The City of Prince George will be asking the public for its opinion on a new stormwater management plan starting the week of September 20th.
A 330-page report to City Council said the city currently spends $1.35 per metre annually on the maintenance of its stormwater system which is less than half of the national median ($2.85/m) when compared to other Canadian cities that participate in the National Water and Wastewater Benchmarking Initiative.
The report also mentions that the average age of the city’s storm sewers and culverts is 40 years and most pipes are expected to last 30-80 years, depending on the materials used.
In a previous city council discussion, it was estimated that a tax levy for the stormwater management plan would raise taxes by about 4%.
Councillor Cori Ramsay listed off all the infrastructure in the city:
- 385 km storm sewers
- 690 km of ditches
- over 962 culverts
- 5,789 catch basins
- 6 stormwater pump stations
- 4,087 manholes
- 21,227 lateral lines
- 73 subsurface infiltration facilities
- 26 engineered ponds
- 293 outlets for receiving water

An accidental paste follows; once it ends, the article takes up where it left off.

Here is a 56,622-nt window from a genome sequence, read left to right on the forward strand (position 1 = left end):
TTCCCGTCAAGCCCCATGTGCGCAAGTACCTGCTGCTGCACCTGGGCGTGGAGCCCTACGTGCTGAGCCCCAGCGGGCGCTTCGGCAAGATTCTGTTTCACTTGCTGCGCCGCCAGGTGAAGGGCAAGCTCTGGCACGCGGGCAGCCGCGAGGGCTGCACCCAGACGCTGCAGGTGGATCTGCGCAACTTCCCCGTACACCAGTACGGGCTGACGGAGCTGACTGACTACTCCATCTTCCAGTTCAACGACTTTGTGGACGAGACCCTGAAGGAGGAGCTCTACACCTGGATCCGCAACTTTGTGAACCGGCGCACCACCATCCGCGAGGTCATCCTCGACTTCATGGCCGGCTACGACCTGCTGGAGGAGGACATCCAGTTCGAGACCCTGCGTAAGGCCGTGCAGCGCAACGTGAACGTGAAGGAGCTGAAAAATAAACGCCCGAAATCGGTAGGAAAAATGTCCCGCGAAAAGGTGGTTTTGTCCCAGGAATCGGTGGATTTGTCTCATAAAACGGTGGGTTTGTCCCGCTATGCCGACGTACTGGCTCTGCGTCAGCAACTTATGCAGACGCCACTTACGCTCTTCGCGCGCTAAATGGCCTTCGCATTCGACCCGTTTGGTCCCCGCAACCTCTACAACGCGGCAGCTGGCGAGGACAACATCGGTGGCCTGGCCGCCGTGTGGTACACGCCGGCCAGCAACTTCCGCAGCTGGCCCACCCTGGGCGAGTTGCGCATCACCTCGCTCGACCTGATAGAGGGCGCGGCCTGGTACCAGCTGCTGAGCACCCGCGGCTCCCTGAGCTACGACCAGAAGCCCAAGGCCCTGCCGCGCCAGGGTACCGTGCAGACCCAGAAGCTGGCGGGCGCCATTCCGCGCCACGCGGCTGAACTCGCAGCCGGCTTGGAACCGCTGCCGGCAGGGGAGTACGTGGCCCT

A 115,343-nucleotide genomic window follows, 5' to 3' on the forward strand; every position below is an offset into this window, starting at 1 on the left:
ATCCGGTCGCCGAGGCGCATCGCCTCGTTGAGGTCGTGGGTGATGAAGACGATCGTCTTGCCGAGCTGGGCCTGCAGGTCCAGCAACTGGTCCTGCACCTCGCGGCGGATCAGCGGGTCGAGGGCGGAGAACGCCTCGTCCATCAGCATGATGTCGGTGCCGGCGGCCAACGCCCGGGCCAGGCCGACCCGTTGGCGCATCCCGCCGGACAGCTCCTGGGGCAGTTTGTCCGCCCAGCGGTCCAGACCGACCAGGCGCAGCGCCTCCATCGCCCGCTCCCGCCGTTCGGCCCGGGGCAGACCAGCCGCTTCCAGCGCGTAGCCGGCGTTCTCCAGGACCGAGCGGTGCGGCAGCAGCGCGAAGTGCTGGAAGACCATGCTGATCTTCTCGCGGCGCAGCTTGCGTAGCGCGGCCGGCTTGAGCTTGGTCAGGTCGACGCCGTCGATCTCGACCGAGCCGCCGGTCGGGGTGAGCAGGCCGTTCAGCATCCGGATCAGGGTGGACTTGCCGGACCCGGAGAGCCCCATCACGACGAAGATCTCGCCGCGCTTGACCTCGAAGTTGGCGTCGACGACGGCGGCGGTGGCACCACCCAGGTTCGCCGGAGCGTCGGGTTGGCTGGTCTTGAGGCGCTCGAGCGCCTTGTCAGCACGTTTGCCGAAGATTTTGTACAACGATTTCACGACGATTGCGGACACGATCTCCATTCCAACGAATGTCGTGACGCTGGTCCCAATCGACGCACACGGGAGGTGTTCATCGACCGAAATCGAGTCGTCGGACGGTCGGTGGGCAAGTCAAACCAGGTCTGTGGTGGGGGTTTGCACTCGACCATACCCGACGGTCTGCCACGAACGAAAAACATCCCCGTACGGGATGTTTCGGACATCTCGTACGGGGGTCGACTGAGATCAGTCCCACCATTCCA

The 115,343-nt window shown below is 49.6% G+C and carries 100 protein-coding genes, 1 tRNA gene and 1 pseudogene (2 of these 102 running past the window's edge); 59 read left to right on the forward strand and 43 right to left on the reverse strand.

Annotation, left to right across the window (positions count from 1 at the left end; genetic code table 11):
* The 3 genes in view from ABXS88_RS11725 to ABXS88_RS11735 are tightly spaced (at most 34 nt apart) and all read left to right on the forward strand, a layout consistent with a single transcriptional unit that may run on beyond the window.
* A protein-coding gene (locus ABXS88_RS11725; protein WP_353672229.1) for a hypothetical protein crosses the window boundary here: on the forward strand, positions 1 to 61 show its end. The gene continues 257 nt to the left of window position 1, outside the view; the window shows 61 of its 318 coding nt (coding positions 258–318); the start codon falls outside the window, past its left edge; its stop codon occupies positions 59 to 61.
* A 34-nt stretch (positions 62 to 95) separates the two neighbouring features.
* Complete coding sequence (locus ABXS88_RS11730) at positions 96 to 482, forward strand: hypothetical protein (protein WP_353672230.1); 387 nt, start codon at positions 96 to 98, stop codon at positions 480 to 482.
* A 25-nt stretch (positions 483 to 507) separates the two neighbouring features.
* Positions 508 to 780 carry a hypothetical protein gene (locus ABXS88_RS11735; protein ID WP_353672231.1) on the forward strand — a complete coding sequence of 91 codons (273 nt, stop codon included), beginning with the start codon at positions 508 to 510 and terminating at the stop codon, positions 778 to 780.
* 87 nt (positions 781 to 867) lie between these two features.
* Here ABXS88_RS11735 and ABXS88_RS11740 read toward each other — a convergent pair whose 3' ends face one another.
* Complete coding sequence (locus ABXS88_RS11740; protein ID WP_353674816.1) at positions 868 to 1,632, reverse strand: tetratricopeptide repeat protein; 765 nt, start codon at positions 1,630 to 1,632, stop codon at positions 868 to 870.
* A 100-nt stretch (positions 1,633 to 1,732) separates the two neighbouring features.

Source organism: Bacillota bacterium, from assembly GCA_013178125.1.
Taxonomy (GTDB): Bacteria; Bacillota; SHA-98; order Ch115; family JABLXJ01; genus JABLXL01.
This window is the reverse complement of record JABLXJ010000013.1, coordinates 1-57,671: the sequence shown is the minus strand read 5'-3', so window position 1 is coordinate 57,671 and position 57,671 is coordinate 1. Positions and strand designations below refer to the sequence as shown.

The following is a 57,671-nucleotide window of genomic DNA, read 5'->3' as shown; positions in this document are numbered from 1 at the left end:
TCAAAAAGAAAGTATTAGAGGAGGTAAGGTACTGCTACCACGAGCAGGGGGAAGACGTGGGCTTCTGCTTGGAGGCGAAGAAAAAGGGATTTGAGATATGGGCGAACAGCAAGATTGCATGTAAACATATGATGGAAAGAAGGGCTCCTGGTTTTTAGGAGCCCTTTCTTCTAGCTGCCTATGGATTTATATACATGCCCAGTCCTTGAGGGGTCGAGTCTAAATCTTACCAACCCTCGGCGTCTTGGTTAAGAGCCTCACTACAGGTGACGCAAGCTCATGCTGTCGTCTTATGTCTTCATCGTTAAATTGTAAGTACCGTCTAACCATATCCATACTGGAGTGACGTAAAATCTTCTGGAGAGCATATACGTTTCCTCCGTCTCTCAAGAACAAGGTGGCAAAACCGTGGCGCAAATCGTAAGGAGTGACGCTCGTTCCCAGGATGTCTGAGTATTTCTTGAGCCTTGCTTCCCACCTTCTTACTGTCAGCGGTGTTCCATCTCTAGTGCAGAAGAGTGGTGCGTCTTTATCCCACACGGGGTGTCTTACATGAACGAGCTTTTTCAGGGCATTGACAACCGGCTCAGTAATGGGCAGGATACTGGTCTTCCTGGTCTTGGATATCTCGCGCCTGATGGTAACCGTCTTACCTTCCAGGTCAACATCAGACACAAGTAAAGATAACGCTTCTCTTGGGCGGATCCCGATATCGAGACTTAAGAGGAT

“That is a ton of infrastructure, and when you look at it all stacked up like that, it kind of makes sense why we’re spending $4 million on that,” said Ramsay.
The report also showed that Prince George has a relatively small population compared to the size of the stormwater system.
In the report, city staff recommend either a dedicated stormwater tax levy or an Equivalent Residential Unit based variable stormwater rate to pay for the project, but Director of Finance Kris Dalio said that decision was still a ways away.
“I wouldn’t say the next calendar year is a realistic period. The big focus right now is about education and engagement and the financial options will take time to develop, and see how we get there, how fast we can get there. All of that still needs to be worked out,” said Dalio.
After the city engages with residents about the stormwater system, another report will be brought to council in November.